I don’t think it looks as beautiful in the picture as in reality. Those water plants are in itself a beauty. And when they are laid out like this in a miniature well, it enhances the beauty further. I would definitely have one like this built in my mansion some day. 😉 Oh! And look at the artefacts inside the shop. We do have a hanging lamp at home. So, that’s one down. 😛


As I walked down the street, I decided to take some pictures of the shops. Again, this isn’t how it looks. The streets are beautiful and I need a real camera. 😦 You can see all the clothes, scarves, the jewelry, the ethnic bags etc. All the colors were driving me crazy. 😀



The Police Museum

The Police Museum is a display of history of the State’s police from the era of Kings of Travancore to now. Also, some random things from those times.

Entrance to the Police Museum

We entered through the left side where they had displayed mannequins with various police uniforms starting from the Travancore Kings’ era until now. I was surprised to see the drastic change. Women police, at one point of time had skirts. Also, they had displayed the different types of caps used.

The central portion of the museum had a multitude of artifacts, some of which were very beautiful and intriguing. Towards the left side of the premises, there were various kinds of swords displayed. They are all reserved for another post.



The World’s biggest Uruli

Uruli is a traditional cookware in Kerala. They are often used mostly for religious ceremonies; in Temples or for Poojas at home. Nowadays, you can see them in various sizes adorning the drawing room of many Malayalis. And why not!? It looks majestic as you can see below.



The picture given above was taken at an antique store in Mattanchery. They claim this to be the world’s largest Uruli that got into the Limca book of records. It looked so aesthetic, filling the entire hall of the shop. I also silently wished that there were turtles in the water. It would be fun watching them. 😛 I love the intricate work on its body. Isn’t she a beauty?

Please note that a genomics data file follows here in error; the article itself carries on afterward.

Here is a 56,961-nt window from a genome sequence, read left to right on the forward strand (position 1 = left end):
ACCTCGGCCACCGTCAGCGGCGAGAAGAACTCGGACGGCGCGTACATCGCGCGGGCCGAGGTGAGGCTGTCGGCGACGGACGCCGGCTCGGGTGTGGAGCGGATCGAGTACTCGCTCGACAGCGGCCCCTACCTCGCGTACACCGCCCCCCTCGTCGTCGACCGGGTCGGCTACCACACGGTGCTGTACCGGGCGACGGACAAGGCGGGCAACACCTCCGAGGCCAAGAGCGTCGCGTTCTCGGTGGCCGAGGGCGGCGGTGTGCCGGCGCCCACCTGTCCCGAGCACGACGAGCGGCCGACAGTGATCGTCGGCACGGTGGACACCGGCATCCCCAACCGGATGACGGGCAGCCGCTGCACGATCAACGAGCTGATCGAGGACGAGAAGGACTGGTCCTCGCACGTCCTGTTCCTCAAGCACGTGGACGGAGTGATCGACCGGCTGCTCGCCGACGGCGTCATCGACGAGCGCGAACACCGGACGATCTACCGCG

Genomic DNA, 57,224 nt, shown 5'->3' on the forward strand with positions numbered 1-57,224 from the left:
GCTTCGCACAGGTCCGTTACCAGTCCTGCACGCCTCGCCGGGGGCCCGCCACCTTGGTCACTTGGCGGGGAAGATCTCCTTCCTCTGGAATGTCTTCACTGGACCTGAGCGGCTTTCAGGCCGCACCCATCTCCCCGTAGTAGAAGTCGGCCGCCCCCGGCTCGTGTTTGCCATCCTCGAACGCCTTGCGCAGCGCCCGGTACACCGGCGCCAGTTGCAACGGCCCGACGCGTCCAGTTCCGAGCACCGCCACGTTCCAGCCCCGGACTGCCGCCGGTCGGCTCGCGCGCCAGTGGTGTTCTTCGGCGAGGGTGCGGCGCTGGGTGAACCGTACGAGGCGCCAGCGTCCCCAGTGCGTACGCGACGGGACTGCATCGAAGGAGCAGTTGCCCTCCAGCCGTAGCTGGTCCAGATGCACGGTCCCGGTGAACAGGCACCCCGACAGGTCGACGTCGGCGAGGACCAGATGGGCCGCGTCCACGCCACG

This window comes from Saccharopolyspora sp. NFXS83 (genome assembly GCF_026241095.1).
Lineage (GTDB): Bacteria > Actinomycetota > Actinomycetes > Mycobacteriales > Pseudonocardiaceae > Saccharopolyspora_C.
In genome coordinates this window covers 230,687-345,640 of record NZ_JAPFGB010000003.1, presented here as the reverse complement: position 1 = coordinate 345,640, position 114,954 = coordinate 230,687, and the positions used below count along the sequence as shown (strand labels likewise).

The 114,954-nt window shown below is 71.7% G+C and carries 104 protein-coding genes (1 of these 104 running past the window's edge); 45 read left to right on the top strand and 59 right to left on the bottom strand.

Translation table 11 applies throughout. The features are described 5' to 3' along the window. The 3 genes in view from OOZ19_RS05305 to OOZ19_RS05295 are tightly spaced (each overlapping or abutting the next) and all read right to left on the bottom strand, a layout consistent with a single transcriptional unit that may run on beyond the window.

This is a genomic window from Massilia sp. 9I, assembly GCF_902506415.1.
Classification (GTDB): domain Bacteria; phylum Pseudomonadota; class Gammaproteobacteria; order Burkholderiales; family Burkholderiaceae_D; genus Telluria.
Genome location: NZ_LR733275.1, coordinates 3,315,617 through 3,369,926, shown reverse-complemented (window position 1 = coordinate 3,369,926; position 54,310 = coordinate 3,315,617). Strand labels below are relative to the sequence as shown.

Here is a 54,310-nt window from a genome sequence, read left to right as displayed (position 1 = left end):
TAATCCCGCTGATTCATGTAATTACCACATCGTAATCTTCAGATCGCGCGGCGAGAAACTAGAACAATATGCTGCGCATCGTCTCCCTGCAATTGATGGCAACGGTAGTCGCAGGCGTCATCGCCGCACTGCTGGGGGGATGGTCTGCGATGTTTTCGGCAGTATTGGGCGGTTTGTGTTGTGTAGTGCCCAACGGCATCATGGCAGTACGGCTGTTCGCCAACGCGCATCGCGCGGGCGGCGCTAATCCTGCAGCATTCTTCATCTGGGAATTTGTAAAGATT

The Dutch Palace 

Our last stop in Mattanchery was the Dutch palace. Though it is named so, it was built by the Portuguese in 1555. It was gifted to the then king of Cochin. Later on, the Dutch carried out some extensions and renovations and hence the name Dutch palace. It is built atop a Devi temple.

The palace is built in the traditional Kerala style (naalukettu) and has a courtyard in the middle. They don’t let us see all the parts of the temple which is sad because, there was a particular corridor which looked irresistible. If we stand there, we could see the entire interior portion of the palace which is the specialty of a naalukettu.

  • In one room, they have placed mural paintings depicting scenes from Ramayana.
  • In another, they have displayed the different types of swords used by the king and the royal soldiers.
  • They have also displayed palanquins in various sizes and shapes. They looked irresistible.
  • The next room showcased the various stamps and coins over the years, map of the palace, map of Kochi, details of many Kings, their pictures and so on.
  • Another section had the exhibits of huge locks used in those days, shampoo and oil containers, combs, hair pins etc used by the royal women.

I am sure that I have missed out many things, but this is what happens when they don’t let you take pictures.

Fort Kochi

Fort Kochi is where the God’s own country takes a tangy twist. The buildings there have a western finish to them with their posh looking windows, bright and chic paints in different colors, streets named after Westerners whom I really don’t know. My favorite of all is the princess street. I felt that was the most colorful and unique area there. We walked through the street for a while, and then went to the beach.

Once we were done with that, we went back to Mattanchery, munched into some cold Pepsi and hot vada pav from Goli and started back home. I really can’t wait to go there again. We couldn’t cover many places and one day, I will. This is just the beginning. 🙂